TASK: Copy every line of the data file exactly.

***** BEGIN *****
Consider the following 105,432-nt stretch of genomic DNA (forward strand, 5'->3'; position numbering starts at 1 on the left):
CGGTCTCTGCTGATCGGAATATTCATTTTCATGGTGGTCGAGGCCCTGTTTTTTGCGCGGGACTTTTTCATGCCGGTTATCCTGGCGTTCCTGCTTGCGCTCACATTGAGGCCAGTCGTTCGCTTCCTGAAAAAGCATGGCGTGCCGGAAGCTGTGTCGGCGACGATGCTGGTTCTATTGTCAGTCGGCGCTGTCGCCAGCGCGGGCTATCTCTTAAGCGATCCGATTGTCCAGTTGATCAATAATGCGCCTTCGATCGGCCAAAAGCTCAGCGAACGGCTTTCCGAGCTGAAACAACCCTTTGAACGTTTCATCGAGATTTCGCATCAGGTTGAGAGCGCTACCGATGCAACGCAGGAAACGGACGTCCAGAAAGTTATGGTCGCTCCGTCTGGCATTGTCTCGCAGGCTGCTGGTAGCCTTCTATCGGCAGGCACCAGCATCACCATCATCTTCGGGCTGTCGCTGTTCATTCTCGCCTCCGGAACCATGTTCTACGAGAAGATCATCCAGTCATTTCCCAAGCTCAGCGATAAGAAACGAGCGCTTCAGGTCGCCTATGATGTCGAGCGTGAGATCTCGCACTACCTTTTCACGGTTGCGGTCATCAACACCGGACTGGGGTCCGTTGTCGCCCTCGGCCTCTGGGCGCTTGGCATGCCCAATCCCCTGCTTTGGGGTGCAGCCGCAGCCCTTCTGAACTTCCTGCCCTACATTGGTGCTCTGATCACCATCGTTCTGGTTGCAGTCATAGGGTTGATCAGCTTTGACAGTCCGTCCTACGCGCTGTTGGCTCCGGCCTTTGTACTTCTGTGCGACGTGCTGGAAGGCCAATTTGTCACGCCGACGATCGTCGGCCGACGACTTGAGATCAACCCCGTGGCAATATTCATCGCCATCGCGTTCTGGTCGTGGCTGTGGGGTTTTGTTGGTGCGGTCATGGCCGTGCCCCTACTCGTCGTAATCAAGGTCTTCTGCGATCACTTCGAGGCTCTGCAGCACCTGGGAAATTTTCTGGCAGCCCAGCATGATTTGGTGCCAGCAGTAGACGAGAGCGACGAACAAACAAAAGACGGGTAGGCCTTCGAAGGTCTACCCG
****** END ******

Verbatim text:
Consider the following 105,432-nt stretch of genomic DNA (forward strand, 5'->3'; position numbering starts at 1 on the left):
CGGTCTCTGCTGATCGGAATATTCATTTTCATGGTGGTCGAGGCCCTGTTTTTTGCGCGGGACTTTTTCATGCCGGTTATCCTGGCGTTCCTGCTTGCGCTCACATTGAGGCCAGTCGTTCGCTTCCTGAAAAAGCATGGCGTGCCGGAAGCTGTGTCGGCGACGATGCTGGTTCTATTGTCAGTCGGCGCTGTCGCCAGCGCGGGCTATCTCTTAAGCGATCCGATTGTCCAGTTGATCAATAATGCGCCTTCGATCGGCCAAAAGCTCAGCGAACGGCTTTCCGAGCTGAAACAACCCTTTGAACGTTTCATCGAGATTTCGCATCAGGTTGAGAGCGCTACCGATGCAACGCAGGAAACGGACGTCCAGAAAGTTATGGTCGCTCCGTCTGGCATTGTCTCGCAGGCTGCTGGTAGCCTTCTATCGGCAGGCACCAGCATCACCATCATCTTCGGGCTGTCGCTGTTCATTCTCGCCTCCGGAACCATGTTCTACGAGAAGATCATCCAGTCATTTCCCAAGCTCAGCGATAAGAAACGAGCGCTTCAGGTCGCCTATGATGTCGAGCGTGAGATCTCGCACTACCTTTTCACGGTTGCGGTCATCAACACCGGACTGGGGTCCGTTGTCGCCCTCGGCCTCTGGGCGCTTGGCATGCCCAATCCCCTGCTTTGGGGTGCAGCCGCAGCCCTTCTGAACTTCCTGCCCTACATTGGTGCTCTGATCACCATCGTTCTGGTTGCAGTCATAGGGTTGATCAGCTTTGACAGTCCGTCCTACGCGCTGTTGGCTCCGGCCTTTGTACTTCTGTGCGACGTGCTGGAAGGCCAATTTGTCACGCCGACGATCGTCGGCCGACGACTTGAGATCAACCCCGTGGCAATATTCATCGCCATCGCGTTCTGGTCGTGGCTGTGGGGTTTTGTTGGTGCGGTCATGGCCGTGCCCCTACTCGTCGTAATCAAGGTCTTCTGCGATCACTTCGAGGCTCTGCAGCACCTGGGAAATTTTCTGGCAGCCCAGCATGATTTGGTGCCAGCAGTAGACGAGAGCGACGAACAAACAAAAGACGGGTAGGCCTTCGAAGGTCTACCCG